Months-long isolation will take its toll on people’s mental health, experts say
An epidemiologist says social isolation could lead to a range of mental health issues as people face the prospect of living under the current COVID-19 restrictions for months.
The isolation as well as the uncertainty about how long it will last and how the pandemic will play out can all contribute to increased anxiety.
“We humans are ultimately social. We’re social creatures and we do need interaction — physical and social — with others.
Galea, who studied the impacts of quarantine during the SARS epidemic in Toronto, says isolation can contribute to a range of mental disorders like anxiety and depression, but can also trigger heavier consumption of drugs and alcohol, and even post-traumatic stress disorder.
500 doctors tell Trump to end the coronavirus shutdown, say it will cause more deaths
Hundreds of doctors wrote a letter to President Trump this week asking him to end the coronavirus shutdown, saying it is a “mass casualty incident” spurring deaths from other factors such as substance abuse and suicides.
The letter, shared online, estimates about 150,000 Americans each month that the shutdown remains in place would have had new cancer detected, millions more are missing dental exams that could discover problems linked to heart disease, while others are experiencing domestic violence like child abuse.
“Suicide hotline phone calls have increased 600%,” the letter sent to the president on Tuesday read.
It also notes liquor sales have increased 300 to 600 percent, and cigarette sales have also gone up.
The letter adds, “We are alarmed at what appears to be the lack of consideration for the future health of our patients. … It is impossible to overstate the short, medium, and long-term harm to people’s health with a continued shutdown.”
California doctors say they’ve seen more deaths from suicide than coronavirus since lockdowns
Kacey Hansen, a trauma center nurse at John Muir Medical Center for more than 30 years, says she’s worried not only about the increased suicide attempts but also about the hospital’s ability to save as many patients as usual.
Suicide has been an increasingly significant problem across the country as the coronavirus outbreak caused stay-at-home orders that led to unemployment and stress.
A study published in early May suggested that the coronavirus could lead to at least 75,000 deaths directly brought on by anxiety from the virus, job losses, and addiction to alcohol and drugs.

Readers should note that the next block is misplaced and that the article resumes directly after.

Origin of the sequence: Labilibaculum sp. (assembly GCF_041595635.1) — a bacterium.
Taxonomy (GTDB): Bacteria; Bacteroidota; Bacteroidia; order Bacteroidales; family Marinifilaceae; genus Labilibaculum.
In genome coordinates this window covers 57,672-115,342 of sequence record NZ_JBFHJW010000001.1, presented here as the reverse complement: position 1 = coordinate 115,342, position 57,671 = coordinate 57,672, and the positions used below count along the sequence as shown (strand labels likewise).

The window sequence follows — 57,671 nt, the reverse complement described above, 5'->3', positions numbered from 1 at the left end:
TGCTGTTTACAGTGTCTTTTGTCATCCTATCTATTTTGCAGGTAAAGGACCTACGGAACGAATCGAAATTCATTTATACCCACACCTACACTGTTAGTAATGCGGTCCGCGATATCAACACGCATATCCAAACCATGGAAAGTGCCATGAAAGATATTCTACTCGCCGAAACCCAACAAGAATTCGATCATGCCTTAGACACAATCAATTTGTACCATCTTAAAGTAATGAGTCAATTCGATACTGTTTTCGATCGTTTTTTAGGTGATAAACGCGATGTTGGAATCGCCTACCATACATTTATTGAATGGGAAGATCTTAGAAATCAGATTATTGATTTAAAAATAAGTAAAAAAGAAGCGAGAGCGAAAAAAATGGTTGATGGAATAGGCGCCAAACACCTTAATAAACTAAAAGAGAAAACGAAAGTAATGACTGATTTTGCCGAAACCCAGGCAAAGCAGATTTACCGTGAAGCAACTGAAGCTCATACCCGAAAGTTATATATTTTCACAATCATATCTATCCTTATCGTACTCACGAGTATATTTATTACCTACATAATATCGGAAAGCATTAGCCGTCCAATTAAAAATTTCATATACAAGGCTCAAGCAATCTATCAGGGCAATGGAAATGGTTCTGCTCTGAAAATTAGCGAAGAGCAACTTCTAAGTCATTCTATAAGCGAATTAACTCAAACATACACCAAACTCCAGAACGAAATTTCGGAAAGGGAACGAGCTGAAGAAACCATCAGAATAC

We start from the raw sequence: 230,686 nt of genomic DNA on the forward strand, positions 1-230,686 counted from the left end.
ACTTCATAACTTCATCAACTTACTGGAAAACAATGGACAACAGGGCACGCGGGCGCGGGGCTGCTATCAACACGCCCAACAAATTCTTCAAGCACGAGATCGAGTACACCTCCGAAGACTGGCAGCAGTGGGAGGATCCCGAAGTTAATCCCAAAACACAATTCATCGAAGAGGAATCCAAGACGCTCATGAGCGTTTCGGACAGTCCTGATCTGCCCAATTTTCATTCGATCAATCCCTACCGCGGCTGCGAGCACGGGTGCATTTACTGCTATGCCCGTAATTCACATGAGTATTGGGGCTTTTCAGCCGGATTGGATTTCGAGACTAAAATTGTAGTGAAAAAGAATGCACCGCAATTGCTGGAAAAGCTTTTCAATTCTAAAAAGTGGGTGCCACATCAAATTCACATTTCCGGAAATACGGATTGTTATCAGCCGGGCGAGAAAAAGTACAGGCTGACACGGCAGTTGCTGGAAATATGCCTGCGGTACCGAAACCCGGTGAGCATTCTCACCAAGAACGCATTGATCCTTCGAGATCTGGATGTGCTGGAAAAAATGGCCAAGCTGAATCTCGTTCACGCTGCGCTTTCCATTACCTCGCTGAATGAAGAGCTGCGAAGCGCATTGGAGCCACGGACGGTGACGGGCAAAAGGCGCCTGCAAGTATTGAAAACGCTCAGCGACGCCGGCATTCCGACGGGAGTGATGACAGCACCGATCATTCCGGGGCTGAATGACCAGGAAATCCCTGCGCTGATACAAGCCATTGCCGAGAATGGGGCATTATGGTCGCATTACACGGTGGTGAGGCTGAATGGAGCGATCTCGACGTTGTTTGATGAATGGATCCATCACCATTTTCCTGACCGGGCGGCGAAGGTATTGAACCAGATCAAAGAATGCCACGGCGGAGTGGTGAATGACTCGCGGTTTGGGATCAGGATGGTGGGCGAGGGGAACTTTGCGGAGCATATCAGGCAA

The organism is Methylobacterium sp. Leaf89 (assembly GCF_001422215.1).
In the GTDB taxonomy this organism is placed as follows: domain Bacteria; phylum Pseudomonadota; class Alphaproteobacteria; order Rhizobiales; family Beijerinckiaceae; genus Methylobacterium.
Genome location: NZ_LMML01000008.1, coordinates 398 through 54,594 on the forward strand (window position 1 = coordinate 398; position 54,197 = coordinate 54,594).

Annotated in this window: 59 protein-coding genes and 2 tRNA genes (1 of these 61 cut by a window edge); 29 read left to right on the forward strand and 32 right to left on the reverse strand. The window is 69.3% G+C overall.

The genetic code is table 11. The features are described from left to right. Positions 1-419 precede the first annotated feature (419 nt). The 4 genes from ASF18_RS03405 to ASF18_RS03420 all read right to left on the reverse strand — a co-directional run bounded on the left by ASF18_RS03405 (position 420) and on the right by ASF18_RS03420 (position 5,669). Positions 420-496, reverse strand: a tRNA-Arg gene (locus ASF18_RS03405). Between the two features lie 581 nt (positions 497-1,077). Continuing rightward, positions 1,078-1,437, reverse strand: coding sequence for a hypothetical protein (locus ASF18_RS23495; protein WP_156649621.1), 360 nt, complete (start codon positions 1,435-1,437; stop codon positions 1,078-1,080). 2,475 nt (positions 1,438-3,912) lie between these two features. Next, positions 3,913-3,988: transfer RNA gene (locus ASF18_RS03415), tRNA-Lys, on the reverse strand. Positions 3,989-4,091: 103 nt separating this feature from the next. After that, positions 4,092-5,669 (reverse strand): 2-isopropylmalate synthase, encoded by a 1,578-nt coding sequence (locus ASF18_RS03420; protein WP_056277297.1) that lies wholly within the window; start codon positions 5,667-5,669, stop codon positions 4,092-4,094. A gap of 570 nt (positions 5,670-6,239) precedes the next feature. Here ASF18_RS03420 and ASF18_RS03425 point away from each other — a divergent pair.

CDC Director Compares Rate of Suicides to COVID-19 Deaths
Center for Disease Control Director Robert Redfield said in a Buck Institute webinar that suicides and drug overdoses have surpassed the death rate for COVID-19 among high school students. Redfield argued that lockdowns and lack of public schooling constituted a disproportionally negative impact on young peoples’ mental health.
More people die at home from cancer, heart disease & dementia in UK since start of Covid-19 pandemic
Cancer and other leading causes of death have claimed a higher number of UK lives in private homes this year, new data shows. Hospital admissions for non-coronavirus conditions significantly decreased during the pandemic.
Deaths from heart disease among men at private homes in England has been 26 percent higher than the five-year average since the start of the pandemic, UK media reported, citing the Office for National Statistics (ONS). Similarly, deaths from bowel cancer among men have gone up 46 percent.
Deaths from dementia and Alzheimer’s disease have increased 75 percent for women, and deaths from breast cancer have gone up 47 percent.
Suicide claimed more Japanese lives in October than 10 months of COVID
If you are advocating for lockdowns, you are complicit in tearing families apart. You are complicit in inflicting untold suffering on millions of people around the world. You are complicit in casting the poorest and most vulnerable in our societies into even further grinding poverty. You are complicit in murder.
Dead at 31 after her chemo was ‘paused’ due to Covid: Abandoned by the NHS, they are the cancer sufferers fighting for their lives – or in one mother’s case mourned by her family… so who is fighting for THEM?
ged just 31 and with a six-year-old son she doted upon, Kelly Smith had everything to live for.
But the ‘vivacious’ beautician, who was suffering from bowel cancer, was robbed of her future when the pandemic hit.
Doctors told her in March that her chemotherapy was being paused for three months. Her cancer spread and she died on June 13.
Hospitals desperate to clear beds for Covid patients cancelled virtually all procedures, including vital tests and operations, when the country shut down on March 23.
Many had their diagnosis delayed while others, especially those with secondary cancers, such as Miss Smith, who were relying on treatments, drug trials or surgery to buy them time, missed out on procedures, leaving them facing curtailed life-spans.
The backlog is so long that 3 million are now waiting for screening, says Cancer Research UK.
Charities estimate up to 35,000 extra deaths next year may be caused by cancer as a result of the pandemic.
As the UK teeters on the brink of a second wave, doctors, campaigners and MPs are demanding the Government prevents a similar shut down of cancer care.
If they don’t, the NHS will be left with a cancer time-bomb, with tens of thousands dying in the months and years to come, they say.